KANSAS CITY, Mo. — Members of Congress showed a growing understanding of the unintended consequences of the closing of America’s three horse slaughter plants, according to participants in Livestock Marketing Association’s fourth annual Washington, D.C. Fly-In.
Since a series of legislative and judicial actions closed the three plants, Livestock Marketing Association President Jim Santomaso said the industry is seeing “more and more reports of abandoned horses, and of horses turned out and left to starve, because owners can’t afford their upkeep, or have the means to properly dispose of them.”
Santomaso, the operator of a Sterling, Colo., market, said association members are also reporting that horses are being left at their facilities when they don’t sell, “because their owners don’t want them back.”
Lawmakers, he said, “are ready to listen to the argument that banning slaughter is creating huge problems.”
The representatives made these points in meetings with the chairman or staff members of key panels, including the House and Senate Agriculture Committees and lawmakers from the members’ home states.
The group, which was in Washington April 27-30, also met with the chair of the House Agriculture Appropriations Subcommittee, Rep. Rosa DeLauro, D-Conn., to discuss the unintended consequences of using the appropriations process in removing a humane method of disposal for unwanted horses.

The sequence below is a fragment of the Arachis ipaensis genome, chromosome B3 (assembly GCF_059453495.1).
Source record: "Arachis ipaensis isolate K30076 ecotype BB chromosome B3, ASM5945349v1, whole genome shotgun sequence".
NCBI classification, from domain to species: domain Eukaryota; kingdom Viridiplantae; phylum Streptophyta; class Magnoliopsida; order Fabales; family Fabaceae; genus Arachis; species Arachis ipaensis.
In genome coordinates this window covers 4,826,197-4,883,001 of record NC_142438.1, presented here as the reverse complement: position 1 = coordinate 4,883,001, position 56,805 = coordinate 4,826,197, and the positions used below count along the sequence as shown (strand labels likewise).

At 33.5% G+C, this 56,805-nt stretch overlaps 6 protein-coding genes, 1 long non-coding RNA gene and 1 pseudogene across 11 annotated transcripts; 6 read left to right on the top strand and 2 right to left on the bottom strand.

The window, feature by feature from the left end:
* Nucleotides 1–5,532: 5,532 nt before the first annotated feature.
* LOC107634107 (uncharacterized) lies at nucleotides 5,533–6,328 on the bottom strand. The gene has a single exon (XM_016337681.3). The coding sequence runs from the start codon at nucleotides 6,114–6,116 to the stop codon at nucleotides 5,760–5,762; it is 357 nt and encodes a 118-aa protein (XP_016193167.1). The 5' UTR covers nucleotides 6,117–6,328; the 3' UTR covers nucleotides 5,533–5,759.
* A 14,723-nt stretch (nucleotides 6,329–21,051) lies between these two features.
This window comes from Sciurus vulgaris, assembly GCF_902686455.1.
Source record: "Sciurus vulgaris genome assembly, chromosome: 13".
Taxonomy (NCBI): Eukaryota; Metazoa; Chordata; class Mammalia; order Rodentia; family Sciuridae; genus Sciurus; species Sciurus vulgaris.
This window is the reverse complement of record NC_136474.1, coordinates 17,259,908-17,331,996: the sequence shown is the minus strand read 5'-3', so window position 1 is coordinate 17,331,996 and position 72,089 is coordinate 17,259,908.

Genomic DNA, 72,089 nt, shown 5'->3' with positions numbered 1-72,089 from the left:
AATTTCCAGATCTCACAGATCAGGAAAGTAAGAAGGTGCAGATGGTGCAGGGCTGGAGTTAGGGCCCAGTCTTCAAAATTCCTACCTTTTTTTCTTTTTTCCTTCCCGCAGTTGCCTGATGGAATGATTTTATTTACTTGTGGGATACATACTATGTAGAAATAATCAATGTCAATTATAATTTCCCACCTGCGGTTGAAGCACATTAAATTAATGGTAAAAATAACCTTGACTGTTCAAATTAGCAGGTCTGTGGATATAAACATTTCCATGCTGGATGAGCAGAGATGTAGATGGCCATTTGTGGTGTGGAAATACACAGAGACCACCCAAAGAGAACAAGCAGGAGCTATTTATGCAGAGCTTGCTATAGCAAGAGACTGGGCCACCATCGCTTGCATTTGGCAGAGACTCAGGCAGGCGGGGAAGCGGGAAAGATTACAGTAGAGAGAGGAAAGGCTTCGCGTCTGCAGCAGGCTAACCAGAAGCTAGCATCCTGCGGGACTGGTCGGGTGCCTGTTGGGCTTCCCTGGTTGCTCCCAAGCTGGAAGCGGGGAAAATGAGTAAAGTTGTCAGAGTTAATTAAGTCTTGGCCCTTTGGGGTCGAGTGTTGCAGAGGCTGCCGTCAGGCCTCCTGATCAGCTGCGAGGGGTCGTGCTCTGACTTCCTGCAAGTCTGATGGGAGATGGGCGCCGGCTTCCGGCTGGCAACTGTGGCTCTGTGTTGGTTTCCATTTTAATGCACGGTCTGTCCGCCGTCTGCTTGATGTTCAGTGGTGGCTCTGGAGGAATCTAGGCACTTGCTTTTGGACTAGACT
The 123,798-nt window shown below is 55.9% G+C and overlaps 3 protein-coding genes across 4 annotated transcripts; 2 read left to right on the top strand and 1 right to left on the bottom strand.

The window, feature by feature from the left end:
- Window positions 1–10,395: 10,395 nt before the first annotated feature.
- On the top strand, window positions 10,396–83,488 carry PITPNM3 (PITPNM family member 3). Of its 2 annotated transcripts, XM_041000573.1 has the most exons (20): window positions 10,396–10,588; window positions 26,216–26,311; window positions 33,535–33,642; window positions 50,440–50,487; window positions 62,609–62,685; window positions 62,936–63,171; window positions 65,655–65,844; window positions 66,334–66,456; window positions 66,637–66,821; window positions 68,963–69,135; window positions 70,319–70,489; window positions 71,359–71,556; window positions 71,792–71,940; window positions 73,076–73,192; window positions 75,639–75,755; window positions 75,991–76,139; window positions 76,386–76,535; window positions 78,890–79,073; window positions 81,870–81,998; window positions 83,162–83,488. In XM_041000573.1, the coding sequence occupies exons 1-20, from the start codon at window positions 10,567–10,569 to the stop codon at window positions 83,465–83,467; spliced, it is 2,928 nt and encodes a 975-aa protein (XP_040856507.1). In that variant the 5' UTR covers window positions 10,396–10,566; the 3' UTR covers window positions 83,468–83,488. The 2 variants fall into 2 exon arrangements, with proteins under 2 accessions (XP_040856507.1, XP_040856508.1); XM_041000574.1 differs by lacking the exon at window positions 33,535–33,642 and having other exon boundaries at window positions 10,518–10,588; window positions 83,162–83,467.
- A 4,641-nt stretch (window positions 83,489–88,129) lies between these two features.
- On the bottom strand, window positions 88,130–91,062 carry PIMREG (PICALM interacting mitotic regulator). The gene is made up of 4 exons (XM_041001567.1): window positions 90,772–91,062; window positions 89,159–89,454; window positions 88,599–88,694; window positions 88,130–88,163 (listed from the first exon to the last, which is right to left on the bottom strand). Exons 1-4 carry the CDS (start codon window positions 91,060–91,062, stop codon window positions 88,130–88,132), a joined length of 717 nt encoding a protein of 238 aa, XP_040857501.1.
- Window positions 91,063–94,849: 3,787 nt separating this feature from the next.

DeLauro is an advocate of the horse slaughter ban. Her subcommittee voted to end federal funding for plant inspection, which meant the U.S. plants could not stay open.
In February, the Livestock Marketing Association filed an “amicus curiae” (friend of the court) brief with the Supreme Court, asking it to overturn the Illinois law and the federal appeals court decision upholding that law.
That law, and the subsequent appeals decision, effectively exempted 40,000–60,000 horses from humane slaughter, the brief said.
The Cavel plant slaughtered that many horses annually, all under the provisions of the federal Humane Slaughter Act, which applies only to U.S. plants.
“We told the lawmakers that horse owners want and need a legitimate, practical and humane way to dispose of their horses that have come to the end of their useful life, but still have value as a slaughter animal,” Santomaso said.
The “terrible result” of legislation banning this slaughter, he said, “is to close legitimately operated food processing plants, based solely on cultural and emotional arguments. And that sets a very dangerous precedent of banning a legitimate meat product for reasons other than food safety or public health.”
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